Aquatics Blog

Counsilman – Hunsaker’s Beginning

After a successful swimming career that spanned high school and college and then receiving an honorable discharge as a First Lieutenant from the US Army, Dad went to work for Midwest Pool and Court Company in St. Louis.  In this position he focused on residential and commercial pools offering everything from design and construction to operational support.  In 1966, Dad founded Midwest Pool Management Corporation (MPM) which managed (lifeguard, maintenance, chemicals) pools for what grew into sixty facilities under contract.  This quick history is the foundation for the beginning of Counsilman – Hunsaker and now I will turn the story telling over to Dad.  – Scot Hunsaker

In 1969, I called Doc Counsilman at Indiana University and asked what he would charge to conduct a seminar for the various age group swim teams at my managed clubs.  We agreed on an amount and Doc drove from theBloomington,INcampus, where he was varsity coach, toSt. Louisone summer weekend.  Doc had also been the Men’sUSCoach at the Tokyo Olympics in 1964 and would lead the US men’s team again in 1976 at the Montreal Games.

After the two-day clinic in the natatorium at Florissant Valley Community College, I showed Doc the Claymont Bath & Tennis Club in West County and the Gaslight Bath and Tennis Club, the pools of which I had designed in Collinsville four years before.  Both of these clubs MPM now managed.  Doc was impressed and we agreed that I would look for a site in theSt. Louisarea.  When I found an appropriate piece of property at a feasible price, we would develop it together with me doing all the hands-on work inSt. Louis.

When nothing in the way of a suitable site presented itself, I suggested we create instead, a consulting service for architects commissioned to design indoor pools because history told us that new natatoria were being poorly planned, designed and constructed because materials, support spaces, fenestration and deck dimensions were being compromised without an understanding of the impact.

Doc agreed to this venture and I incorporated it with lawyer Don Clooney’s help making Doc President and me Vice President of Counsilman and Associates.  Several months later Doc called and said he had been contacted by Bob Busby, the swim coach and athletic director at Cleveland State University, the City campus which was being developed with federal Urban Renewal funds and the school needed help in designing a 50m x 25 yd. pool with a ten-meter diving tower.  Doc told Busby that, personally, he was committed at the time, but he would send his partner, Joe Hunsaker, who would meet with him and his associates at the University.  I did and an outstanding and unique super-pool was created two years later, which hosted the NCAA National Championships and the US National Swimming Championships, most of the years from the mid-70’s through the mid-80’s.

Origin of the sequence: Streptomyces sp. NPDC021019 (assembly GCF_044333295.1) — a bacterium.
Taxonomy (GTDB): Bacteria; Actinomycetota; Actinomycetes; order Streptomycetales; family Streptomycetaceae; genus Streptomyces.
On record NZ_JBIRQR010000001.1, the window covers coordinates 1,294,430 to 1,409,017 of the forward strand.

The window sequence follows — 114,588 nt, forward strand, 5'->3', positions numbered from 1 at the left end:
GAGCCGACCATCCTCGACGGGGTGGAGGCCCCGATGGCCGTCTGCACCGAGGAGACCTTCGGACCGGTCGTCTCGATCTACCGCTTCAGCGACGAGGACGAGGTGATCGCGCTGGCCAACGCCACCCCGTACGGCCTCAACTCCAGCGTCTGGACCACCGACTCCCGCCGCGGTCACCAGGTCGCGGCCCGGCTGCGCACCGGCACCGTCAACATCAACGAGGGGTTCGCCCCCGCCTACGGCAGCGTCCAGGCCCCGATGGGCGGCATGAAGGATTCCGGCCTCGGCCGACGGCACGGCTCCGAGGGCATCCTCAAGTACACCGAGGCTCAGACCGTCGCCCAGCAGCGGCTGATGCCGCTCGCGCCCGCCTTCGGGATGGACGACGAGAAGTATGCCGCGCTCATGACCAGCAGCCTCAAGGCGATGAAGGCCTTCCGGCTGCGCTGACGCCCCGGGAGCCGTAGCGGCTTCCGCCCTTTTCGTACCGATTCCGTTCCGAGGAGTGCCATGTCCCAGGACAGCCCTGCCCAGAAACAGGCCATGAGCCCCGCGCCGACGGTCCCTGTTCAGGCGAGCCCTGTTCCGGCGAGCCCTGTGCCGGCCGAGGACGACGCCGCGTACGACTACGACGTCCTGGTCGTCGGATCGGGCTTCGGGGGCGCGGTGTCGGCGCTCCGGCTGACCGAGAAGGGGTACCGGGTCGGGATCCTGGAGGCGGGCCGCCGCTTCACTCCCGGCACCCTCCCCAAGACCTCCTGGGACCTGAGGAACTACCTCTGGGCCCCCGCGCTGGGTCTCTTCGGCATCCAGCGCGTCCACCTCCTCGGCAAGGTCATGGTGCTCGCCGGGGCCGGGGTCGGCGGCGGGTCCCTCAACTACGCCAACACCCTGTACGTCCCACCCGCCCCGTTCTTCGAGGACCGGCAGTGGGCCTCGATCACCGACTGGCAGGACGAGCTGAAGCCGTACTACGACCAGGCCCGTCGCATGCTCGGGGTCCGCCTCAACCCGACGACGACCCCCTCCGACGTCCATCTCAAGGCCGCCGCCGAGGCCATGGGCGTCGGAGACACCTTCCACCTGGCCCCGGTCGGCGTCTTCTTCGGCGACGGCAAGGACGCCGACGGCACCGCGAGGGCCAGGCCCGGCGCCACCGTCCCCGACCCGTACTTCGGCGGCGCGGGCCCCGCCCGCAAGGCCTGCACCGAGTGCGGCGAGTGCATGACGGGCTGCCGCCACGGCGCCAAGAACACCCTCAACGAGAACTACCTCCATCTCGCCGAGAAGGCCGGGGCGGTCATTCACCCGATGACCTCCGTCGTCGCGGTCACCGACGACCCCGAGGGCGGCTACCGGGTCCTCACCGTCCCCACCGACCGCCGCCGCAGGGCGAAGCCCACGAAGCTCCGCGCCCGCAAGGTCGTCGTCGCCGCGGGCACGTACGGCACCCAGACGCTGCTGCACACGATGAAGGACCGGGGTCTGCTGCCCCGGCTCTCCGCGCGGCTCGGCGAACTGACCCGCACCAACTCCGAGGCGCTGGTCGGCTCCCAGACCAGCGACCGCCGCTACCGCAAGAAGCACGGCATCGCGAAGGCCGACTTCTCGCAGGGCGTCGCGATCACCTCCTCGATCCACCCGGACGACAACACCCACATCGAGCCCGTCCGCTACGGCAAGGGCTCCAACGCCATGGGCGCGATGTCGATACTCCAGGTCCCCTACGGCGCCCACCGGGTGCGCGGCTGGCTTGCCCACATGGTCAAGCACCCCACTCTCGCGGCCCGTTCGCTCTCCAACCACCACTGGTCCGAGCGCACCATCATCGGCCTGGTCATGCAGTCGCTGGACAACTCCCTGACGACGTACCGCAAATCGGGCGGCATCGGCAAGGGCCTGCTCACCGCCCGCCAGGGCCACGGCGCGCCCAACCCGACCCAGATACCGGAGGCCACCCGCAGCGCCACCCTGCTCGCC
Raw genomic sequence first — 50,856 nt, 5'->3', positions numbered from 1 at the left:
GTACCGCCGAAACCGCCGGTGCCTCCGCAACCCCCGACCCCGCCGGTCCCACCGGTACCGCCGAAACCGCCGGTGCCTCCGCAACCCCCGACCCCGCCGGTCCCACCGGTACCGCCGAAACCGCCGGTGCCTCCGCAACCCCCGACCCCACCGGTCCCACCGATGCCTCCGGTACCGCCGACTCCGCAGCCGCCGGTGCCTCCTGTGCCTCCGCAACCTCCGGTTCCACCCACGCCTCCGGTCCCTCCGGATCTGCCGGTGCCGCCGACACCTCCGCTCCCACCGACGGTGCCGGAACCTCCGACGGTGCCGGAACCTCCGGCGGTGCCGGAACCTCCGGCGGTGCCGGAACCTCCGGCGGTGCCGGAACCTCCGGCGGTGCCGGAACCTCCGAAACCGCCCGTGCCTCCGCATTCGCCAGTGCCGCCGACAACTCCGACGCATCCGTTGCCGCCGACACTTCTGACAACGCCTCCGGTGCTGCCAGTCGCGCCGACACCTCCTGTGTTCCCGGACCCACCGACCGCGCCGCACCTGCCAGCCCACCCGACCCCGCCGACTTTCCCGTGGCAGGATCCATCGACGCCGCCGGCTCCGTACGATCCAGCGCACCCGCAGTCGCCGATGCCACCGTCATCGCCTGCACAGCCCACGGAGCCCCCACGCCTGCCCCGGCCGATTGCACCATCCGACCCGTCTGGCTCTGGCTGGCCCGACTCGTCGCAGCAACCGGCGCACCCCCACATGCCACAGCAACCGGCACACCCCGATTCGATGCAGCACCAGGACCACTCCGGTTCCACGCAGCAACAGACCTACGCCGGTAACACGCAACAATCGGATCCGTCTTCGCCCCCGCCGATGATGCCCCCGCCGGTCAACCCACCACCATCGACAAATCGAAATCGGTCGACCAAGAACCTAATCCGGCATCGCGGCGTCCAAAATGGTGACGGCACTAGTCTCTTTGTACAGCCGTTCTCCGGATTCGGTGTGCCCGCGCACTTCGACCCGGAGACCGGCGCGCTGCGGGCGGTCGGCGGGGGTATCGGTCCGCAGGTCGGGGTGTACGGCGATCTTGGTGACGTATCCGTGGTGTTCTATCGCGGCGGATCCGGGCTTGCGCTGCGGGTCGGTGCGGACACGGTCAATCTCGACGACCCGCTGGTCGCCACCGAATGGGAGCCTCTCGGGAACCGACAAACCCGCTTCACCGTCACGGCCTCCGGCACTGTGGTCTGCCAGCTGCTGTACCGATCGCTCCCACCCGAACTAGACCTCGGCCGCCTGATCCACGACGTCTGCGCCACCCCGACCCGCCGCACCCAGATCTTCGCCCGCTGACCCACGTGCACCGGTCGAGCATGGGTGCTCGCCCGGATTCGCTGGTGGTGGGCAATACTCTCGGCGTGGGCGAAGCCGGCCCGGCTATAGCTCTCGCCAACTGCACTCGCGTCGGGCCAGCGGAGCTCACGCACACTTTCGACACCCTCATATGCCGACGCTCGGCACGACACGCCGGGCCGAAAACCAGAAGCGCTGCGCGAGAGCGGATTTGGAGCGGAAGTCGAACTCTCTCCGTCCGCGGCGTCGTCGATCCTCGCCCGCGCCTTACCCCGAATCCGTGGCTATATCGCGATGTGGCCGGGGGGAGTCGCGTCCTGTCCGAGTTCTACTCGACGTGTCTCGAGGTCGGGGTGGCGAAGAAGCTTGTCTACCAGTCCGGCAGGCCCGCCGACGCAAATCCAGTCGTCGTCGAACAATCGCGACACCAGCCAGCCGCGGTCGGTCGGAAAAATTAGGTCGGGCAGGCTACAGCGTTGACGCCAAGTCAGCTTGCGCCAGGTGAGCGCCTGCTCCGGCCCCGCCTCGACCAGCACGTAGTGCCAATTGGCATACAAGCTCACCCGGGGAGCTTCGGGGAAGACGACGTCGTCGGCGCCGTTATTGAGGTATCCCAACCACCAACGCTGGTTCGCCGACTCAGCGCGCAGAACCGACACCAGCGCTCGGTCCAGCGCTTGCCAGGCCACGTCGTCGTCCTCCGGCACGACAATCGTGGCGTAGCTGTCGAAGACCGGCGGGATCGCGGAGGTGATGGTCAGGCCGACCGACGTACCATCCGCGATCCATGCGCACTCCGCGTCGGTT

Our next project was a 50m dotted I at the University of South Carolina.  One or two projects followed each year, and sometimes as many as five per year with high schools and a Y now and then with my contribution being primarily design programming and usually working directly for the owner.  TheIndianaUniversity– Purdue University Indianapolis (IUPUI) was a big, big project in the ‘79 –‘81 timeframe with completion on time for the US Olympic Sports Festival.  There were a number of firsts.  The most educational was working with the project manager, Gajindar Singh, an Indian sikh who studied at New Dehli University and MIT and was now in the elite architectural office of Edward Larabee Barnes, whose reputation was international, who had once been the head of the Yale Architecture Department.

When I came on board as design consultant, the project architect, Browning, Day, Mullens and Dierdorf, had finished schematics and had built a model which was similar to the University of Texas.  After studying it, I pointed out thatTexashad a problem site which dictated a natatorium floor plan that has several disadvantages.  When I showed “why” to the group attending, it was decided to revisit the design.

A week later I received a phone call from Gajinder who said Ed Barnes wanted to visit a natatorium which had the features I had described to the group in Indianapolis.  I reflected on the request and told him there was really no such complex in theU.S.but the venue for the 1976 Olympics inMontrealwould be an excellent example.  With Scot accompanying me, we met Gajindar and Ed Barnes at the Montreal Airport and drove to the Olympic site where I had arranged a guided tour behind the scenes.  After the tour we explored the facility ourselves and I was able to explain why many features were the way they were.  Everyone felt good about the visit.  Ed caught a return flight toNew Yorkthat evening while the remaining three of us had a nice dinner in theOldTownand spent the night and went our separate ways the next day.

The Barnes office developed a classic interior space for the IUPUI venue with a natural soaring ceiling and top lighting, which not only illuminated the space, but it created a cathedral-like drama.  After which many said looked more like a cathedral than a natatorium.


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